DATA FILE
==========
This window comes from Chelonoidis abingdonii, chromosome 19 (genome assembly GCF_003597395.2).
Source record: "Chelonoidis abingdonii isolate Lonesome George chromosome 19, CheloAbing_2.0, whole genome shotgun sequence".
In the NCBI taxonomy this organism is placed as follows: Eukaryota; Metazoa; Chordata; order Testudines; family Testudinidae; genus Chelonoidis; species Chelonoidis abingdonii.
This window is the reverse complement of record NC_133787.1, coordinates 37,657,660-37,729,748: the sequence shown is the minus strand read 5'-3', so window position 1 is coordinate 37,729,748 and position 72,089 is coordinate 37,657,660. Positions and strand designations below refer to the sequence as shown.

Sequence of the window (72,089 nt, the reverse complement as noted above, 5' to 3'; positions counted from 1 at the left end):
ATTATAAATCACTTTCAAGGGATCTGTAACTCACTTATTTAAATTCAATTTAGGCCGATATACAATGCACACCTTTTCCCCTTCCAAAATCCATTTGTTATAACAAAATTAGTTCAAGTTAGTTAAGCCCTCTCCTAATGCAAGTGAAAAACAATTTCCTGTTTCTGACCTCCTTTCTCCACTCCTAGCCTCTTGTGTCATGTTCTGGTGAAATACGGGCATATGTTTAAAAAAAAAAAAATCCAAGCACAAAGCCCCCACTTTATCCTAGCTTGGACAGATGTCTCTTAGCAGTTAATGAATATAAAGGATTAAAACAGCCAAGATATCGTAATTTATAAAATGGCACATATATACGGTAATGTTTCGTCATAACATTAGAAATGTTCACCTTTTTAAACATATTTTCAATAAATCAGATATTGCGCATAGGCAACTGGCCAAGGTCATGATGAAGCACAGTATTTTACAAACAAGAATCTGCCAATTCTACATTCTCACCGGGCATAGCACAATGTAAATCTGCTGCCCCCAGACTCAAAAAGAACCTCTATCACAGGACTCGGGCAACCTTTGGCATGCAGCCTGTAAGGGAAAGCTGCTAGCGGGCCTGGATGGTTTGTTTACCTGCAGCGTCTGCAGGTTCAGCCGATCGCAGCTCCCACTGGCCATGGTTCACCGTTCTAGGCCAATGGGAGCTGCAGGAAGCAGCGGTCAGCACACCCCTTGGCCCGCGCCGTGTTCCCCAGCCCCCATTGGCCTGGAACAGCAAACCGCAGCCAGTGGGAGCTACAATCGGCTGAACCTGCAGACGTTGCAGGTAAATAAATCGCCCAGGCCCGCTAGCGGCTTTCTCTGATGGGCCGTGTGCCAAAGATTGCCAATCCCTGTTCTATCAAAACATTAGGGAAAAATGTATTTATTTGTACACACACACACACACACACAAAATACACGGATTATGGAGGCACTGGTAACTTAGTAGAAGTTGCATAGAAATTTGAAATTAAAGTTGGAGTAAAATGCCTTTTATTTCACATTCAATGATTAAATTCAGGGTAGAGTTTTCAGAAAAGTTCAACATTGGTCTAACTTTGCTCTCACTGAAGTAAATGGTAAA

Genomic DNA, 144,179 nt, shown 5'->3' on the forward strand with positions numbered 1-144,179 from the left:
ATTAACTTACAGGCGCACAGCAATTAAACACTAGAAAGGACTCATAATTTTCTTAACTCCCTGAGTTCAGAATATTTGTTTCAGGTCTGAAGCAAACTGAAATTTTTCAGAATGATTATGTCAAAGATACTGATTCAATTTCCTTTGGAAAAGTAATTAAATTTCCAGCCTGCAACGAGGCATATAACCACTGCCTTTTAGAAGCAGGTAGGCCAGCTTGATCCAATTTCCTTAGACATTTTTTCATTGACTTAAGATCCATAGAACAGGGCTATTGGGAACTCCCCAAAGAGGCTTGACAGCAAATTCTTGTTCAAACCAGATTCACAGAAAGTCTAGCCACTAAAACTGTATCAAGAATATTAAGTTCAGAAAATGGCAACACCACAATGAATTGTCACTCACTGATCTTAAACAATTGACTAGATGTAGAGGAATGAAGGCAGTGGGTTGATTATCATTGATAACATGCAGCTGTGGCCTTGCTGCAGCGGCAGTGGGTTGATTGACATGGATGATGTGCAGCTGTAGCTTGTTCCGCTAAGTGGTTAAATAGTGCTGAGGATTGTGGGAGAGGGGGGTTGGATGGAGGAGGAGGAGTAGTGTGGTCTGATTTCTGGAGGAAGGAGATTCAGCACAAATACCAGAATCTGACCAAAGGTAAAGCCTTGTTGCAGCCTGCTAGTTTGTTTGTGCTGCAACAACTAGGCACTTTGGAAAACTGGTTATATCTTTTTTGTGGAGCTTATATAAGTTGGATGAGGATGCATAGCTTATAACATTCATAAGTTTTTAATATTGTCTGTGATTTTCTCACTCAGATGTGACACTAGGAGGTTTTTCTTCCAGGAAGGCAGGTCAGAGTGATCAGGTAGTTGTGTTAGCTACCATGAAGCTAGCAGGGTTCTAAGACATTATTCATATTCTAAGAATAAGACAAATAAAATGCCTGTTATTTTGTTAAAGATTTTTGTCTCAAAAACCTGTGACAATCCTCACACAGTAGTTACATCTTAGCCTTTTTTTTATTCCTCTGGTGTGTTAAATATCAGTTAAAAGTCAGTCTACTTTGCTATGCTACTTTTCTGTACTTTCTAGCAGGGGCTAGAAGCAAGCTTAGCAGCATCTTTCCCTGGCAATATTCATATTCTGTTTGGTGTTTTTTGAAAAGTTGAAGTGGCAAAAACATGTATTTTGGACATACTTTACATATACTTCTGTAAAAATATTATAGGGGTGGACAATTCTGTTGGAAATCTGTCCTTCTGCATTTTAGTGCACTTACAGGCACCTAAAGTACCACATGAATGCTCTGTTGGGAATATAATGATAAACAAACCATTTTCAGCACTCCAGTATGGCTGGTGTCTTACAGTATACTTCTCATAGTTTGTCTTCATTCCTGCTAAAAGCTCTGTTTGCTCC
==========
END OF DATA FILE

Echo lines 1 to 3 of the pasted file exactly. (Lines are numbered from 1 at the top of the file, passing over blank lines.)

This window comes from Chelonoidis abingdonii, chromosome 19 (genome assembly GCF_003597395.2).
Source record: "Chelonoidis abingdonii isolate Lonesome George chromosome 19, CheloAbing_2.0, whole genome shotgun sequence".
In the NCBI taxonomy this organism is placed as follows: Eukaryota; Metazoa; Chordata; order Testudines; family Testudinidae; genus Chelonoidis; species Chelonoidis abingdonii.